Why boys are brats

The first Indian genetic study on a common behavioural disorder explores why inattentiveness and hyperactivity are more common in boys than in girls. G.S. Mudur reports .

Mothers who carry a ‘faulty’ version of the MAOA gene prefentially hand it down to their sons.

The exact biological basis for boys appearing naughtier than girls has long eluded scientists, but Calcutta-based geneticist Kanchan Mukhopadhyay has stumbled upon something that may at least partly explain why more boys than girls get into trouble in school and at home.

Mukhopadhyay has been looking for genes that might help unravel the complexity of attention deficit hyperactivity disorder (ADHD) — a behavioural disorder so common that psychiatrists expect two children in every class of 40 to have it. It’s a condition marked by inattentiveness, impulsive action and hyperactivity, and surfaces typically during early school years. Most children diagnosed with ADHD while in school continue to have the symptoms in adolescence and adulthood.

Now, in a study of a medium-sized gene on the human chromosome X — one of the two sex chromosomes — Mukhopadhyay and her colleagues have detected a possible mechanism that might explain why ADHD is four times more common in boys than in girls. The researchers at the Manovikas Biomedical Research and Diagnostic Centre, Calcutta, have discovered that mothers who carry a “faulty” version of the gene preferentially hand it down to their sons.

“This is an effort to understand better the biochemical changes in the brain that accompany ADHD,” said Swagata Sinha, a psychiatrist and a member of the research team. “When we treat patients with ADHD today — whether through behaviour therapy or medication — we find that some respond well, while others do not respond. A clearer picture of what’s going on inside the ADHD brain may help us improve therapy.”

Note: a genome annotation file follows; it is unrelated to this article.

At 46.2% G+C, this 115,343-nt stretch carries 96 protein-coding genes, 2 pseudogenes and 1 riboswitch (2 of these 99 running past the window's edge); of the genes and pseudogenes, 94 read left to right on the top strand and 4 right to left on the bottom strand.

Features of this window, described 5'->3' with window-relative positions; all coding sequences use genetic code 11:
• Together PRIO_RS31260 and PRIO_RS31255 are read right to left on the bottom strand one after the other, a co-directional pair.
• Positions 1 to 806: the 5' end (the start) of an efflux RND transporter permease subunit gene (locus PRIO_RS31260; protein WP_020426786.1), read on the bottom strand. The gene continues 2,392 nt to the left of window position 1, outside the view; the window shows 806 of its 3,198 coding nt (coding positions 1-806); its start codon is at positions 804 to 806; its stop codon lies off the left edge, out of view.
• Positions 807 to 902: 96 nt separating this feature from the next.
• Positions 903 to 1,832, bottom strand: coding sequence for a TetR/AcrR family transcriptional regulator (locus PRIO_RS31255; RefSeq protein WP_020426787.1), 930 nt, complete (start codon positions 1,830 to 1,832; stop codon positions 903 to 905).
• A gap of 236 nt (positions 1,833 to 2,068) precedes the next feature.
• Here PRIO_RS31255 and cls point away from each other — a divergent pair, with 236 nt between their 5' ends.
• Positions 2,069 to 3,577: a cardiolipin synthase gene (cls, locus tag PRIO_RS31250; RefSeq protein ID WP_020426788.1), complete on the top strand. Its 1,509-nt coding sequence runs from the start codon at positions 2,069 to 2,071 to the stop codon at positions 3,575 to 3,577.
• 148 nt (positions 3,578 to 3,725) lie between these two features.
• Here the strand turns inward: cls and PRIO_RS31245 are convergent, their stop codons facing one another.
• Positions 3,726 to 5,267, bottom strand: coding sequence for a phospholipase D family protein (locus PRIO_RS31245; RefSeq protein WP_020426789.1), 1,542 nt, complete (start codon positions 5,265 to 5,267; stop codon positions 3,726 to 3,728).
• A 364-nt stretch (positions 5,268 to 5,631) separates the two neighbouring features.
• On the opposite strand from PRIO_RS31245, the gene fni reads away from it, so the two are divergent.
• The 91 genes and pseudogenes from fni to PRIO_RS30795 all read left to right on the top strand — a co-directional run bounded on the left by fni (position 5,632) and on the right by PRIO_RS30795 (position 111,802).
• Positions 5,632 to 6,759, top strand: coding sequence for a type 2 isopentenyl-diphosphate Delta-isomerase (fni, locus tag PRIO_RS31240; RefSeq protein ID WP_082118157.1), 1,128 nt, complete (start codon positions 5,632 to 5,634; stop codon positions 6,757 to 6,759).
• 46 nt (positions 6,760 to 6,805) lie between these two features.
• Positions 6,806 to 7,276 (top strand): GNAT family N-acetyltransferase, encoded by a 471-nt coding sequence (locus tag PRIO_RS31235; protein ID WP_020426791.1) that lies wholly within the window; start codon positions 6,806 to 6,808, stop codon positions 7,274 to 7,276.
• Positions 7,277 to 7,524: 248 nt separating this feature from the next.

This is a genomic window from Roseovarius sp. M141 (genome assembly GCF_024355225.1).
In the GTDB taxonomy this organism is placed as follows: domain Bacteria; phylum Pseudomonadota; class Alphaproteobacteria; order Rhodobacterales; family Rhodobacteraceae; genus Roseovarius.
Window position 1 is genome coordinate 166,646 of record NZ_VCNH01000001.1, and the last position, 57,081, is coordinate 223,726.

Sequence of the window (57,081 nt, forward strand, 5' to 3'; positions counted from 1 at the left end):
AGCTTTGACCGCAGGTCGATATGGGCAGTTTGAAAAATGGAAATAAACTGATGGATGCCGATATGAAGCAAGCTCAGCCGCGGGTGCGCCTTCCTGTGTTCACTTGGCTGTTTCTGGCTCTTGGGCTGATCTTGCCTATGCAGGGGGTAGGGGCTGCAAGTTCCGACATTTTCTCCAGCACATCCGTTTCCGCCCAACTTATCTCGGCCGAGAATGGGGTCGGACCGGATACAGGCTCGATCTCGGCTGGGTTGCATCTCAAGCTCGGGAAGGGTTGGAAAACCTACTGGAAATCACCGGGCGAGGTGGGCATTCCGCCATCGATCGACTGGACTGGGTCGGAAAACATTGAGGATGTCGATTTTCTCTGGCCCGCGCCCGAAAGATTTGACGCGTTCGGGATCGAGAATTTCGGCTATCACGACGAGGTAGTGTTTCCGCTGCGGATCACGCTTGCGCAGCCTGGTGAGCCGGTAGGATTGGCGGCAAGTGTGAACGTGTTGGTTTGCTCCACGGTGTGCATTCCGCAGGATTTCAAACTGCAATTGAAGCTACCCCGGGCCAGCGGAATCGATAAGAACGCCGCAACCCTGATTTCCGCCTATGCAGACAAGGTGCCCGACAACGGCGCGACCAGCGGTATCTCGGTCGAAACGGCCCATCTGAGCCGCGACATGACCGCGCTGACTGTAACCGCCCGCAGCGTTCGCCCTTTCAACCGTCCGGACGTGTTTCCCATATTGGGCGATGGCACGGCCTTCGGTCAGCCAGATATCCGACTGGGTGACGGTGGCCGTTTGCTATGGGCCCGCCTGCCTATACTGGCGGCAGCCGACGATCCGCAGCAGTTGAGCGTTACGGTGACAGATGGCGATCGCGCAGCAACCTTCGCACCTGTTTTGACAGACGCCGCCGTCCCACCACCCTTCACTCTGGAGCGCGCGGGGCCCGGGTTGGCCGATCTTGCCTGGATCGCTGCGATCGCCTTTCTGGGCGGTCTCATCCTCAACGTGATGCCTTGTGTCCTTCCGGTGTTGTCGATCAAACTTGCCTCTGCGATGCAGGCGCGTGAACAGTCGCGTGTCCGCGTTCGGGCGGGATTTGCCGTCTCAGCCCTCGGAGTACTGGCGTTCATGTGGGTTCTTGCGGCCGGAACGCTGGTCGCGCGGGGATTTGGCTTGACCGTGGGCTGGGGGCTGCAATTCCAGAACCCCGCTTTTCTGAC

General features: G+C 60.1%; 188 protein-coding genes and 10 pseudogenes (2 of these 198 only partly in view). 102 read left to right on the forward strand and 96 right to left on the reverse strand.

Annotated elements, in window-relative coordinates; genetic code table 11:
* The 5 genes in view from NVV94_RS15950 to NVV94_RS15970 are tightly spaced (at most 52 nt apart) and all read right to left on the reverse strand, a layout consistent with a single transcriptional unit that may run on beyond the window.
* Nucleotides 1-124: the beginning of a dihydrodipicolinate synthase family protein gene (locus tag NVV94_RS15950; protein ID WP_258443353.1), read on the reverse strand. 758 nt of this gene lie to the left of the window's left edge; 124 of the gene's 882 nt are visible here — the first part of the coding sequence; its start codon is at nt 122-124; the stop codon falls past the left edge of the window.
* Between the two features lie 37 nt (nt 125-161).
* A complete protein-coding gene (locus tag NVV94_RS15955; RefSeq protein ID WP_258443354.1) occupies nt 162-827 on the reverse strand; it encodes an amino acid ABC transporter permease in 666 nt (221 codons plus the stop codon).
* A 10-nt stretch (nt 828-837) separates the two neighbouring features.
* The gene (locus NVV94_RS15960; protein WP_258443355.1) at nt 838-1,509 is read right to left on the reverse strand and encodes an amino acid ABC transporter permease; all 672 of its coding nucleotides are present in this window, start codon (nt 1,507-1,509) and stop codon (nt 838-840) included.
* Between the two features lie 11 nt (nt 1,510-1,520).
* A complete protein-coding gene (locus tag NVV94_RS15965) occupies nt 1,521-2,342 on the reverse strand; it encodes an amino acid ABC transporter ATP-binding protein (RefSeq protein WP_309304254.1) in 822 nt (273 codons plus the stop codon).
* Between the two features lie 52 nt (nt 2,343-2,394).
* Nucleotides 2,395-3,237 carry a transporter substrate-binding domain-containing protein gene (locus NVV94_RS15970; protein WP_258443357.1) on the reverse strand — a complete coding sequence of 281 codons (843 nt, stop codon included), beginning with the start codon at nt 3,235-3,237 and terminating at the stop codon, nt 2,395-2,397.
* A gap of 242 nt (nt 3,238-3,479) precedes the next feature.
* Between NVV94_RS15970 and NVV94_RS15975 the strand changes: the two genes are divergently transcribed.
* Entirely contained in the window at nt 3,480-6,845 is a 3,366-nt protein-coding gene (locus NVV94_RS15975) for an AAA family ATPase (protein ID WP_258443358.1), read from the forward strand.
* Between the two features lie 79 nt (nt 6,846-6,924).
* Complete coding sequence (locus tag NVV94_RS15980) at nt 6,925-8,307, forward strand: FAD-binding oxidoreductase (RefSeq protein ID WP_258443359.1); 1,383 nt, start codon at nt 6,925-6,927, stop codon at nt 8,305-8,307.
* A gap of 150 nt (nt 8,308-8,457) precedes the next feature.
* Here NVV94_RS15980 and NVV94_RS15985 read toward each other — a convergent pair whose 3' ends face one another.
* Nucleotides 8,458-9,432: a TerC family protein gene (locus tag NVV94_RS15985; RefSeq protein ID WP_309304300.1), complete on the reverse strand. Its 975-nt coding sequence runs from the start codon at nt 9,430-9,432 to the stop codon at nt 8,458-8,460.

In their study, the Manovikas Centre researchers analysed the genetic alphabets on a gene that makes an enzyme called monoamine oxidase (MAOA) in a group of 64 boys and nine girls with ADHD who were brought to their clinic as outpatients. They also examined the corresponding genes in both the parents of 67 children.

“We picked the MAOA gene because it has long been viewed as a candidate gene implicated in ADHD,” Mukhopadhyay told KnowHow.

Nearly a decade ago, researchers in the US had shown that mice that lack MAOA show aggressive behaviour. Several other studies have also pointed to a role for MAOA in human behaviour and brain physiology, perhaps through its action of altering the levels of various brain chemicals that neurons use to signal each other.

The study by the Manovikas Centre researchers has shown that one version of the gene that causes the MAOA enzyme to have lower-than-normal activity is associated with ADHD. Patients with ADHD are more likely to have this version of the gene than people without ADHD. Their findings were published in a recent issue of the American Journal of Medical Genetics: Neuropsychiatric Genetics.